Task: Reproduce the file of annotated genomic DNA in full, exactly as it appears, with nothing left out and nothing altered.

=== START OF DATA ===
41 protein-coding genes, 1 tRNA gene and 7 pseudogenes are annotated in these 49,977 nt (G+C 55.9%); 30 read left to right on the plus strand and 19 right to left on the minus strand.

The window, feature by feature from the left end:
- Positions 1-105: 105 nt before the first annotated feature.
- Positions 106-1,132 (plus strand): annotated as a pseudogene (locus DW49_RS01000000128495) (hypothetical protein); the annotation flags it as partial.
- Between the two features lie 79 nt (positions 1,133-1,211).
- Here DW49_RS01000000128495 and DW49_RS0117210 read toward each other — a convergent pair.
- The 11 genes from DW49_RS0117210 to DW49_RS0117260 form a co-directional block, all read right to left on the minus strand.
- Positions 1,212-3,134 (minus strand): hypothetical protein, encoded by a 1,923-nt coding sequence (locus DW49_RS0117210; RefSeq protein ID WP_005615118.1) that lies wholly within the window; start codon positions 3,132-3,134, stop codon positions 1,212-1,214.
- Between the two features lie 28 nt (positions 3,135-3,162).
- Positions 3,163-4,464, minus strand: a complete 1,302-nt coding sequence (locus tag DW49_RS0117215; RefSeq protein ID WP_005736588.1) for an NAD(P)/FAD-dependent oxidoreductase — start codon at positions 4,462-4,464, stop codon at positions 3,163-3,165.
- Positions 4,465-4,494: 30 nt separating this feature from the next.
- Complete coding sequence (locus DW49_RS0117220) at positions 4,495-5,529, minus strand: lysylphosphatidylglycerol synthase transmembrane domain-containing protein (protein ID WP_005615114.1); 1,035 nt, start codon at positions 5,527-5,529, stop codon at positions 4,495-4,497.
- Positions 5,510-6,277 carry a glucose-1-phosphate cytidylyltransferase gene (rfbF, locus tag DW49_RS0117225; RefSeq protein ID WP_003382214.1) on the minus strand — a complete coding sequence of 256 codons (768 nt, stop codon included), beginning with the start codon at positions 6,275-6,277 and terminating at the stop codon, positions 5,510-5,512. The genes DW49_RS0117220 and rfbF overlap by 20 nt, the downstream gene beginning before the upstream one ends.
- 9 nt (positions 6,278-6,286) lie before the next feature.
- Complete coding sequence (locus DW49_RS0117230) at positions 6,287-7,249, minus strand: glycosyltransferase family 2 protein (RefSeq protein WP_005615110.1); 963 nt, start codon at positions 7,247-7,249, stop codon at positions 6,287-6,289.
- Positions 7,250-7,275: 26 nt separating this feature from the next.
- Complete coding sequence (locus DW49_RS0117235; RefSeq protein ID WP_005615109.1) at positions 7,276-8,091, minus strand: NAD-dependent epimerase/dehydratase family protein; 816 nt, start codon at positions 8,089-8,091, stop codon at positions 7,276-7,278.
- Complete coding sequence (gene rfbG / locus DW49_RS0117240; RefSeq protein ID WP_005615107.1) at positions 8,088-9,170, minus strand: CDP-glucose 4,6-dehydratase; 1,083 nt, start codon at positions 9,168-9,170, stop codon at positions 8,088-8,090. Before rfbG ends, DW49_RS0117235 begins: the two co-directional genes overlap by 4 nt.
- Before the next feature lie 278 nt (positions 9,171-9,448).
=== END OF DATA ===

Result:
41 protein-coding genes, 1 tRNA gene and 7 pseudogenes are annotated in these 49,977 nt (G+C 55.9%); 30 read left to right on the plus strand and 19 right to left on the minus strand.

The window, feature by feature from the left end:
- Positions 1-105: 105 nt before the first annotated feature.
- Positions 106-1,132 (plus strand): annotated as a pseudogene (locus DW49_RS01000000128495) (hypothetical protein); the annotation flags it as partial.
- Between the two features lie 79 nt (positions 1,133-1,211).
- Here DW49_RS01000000128495 and DW49_RS0117210 read toward each other — a convergent pair.
- The 11 genes from DW49_RS0117210 to DW49_RS0117260 form a co-directional block, all read right to left on the minus strand.
- Positions 1,212-3,134 (minus strand): hypothetical protein, encoded by a 1,923-nt coding sequence (locus DW49_RS0117210; RefSeq protein ID WP_005615118.1) that lies wholly within the window; start codon positions 3,132-3,134, stop codon positions 1,212-1,214.
- Between the two features lie 28 nt (positions 3,135-3,162).
- Positions 3,163-4,464, minus strand: a complete 1,302-nt coding sequence (locus tag DW49_RS0117215; RefSeq protein ID WP_005736588.1) for an NAD(P)/FAD-dependent oxidoreductase — start codon at positions 4,462-4,464, stop codon at positions 3,163-3,165.
- Positions 4,465-4,494: 30 nt separating this feature from the next.
- Complete coding sequence (locus DW49_RS0117220) at positions 4,495-5,529, minus strand: lysylphosphatidylglycerol synthase transmembrane domain-containing protein (protein ID WP_005615114.1); 1,035 nt, start codon at positions 5,527-5,529, stop codon at positions 4,495-4,497.
- Positions 5,510-6,277 carry a glucose-1-phosphate cytidylyltransferase gene (rfbF, locus tag DW49_RS0117225; RefSeq protein ID WP_003382214.1) on the minus strand — a complete coding sequence of 256 codons (768 nt, stop codon included), beginning with the start codon at positions 6,275-6,277 and terminating at the stop codon, positions 5,510-5,512. The genes DW49_RS0117220 and rfbF overlap by 20 nt, the downstream gene beginning before the upstream one ends.
- 9 nt (positions 6,278-6,286) lie before the next feature.
- Complete coding sequence (locus DW49_RS0117230) at positions 6,287-7,249, minus strand: glycosyltransferase family 2 protein (RefSeq protein WP_005615110.1); 963 nt, start codon at positions 7,247-7,249, stop codon at positions 6,287-6,289.
- Positions 7,250-7,275: 26 nt separating this feature from the next.
- Complete coding sequence (locus DW49_RS0117235; RefSeq protein ID WP_005615109.1) at positions 7,276-8,091, minus strand: NAD-dependent epimerase/dehydratase family protein; 816 nt, start codon at positions 8,089-8,091, stop codon at positions 7,276-7,278.
- Complete coding sequence (gene rfbG / locus DW49_RS0117240; RefSeq protein ID WP_005615107.1) at positions 8,088-9,170, minus strand: CDP-glucose 4,6-dehydratase; 1,083 nt, start codon at positions 9,168-9,170, stop codon at positions 8,088-8,090. Before rfbG ends, DW49_RS0117235 begins: the two co-directional genes overlap by 4 nt.
- Before the next feature lie 278 nt (positions 9,171-9,448).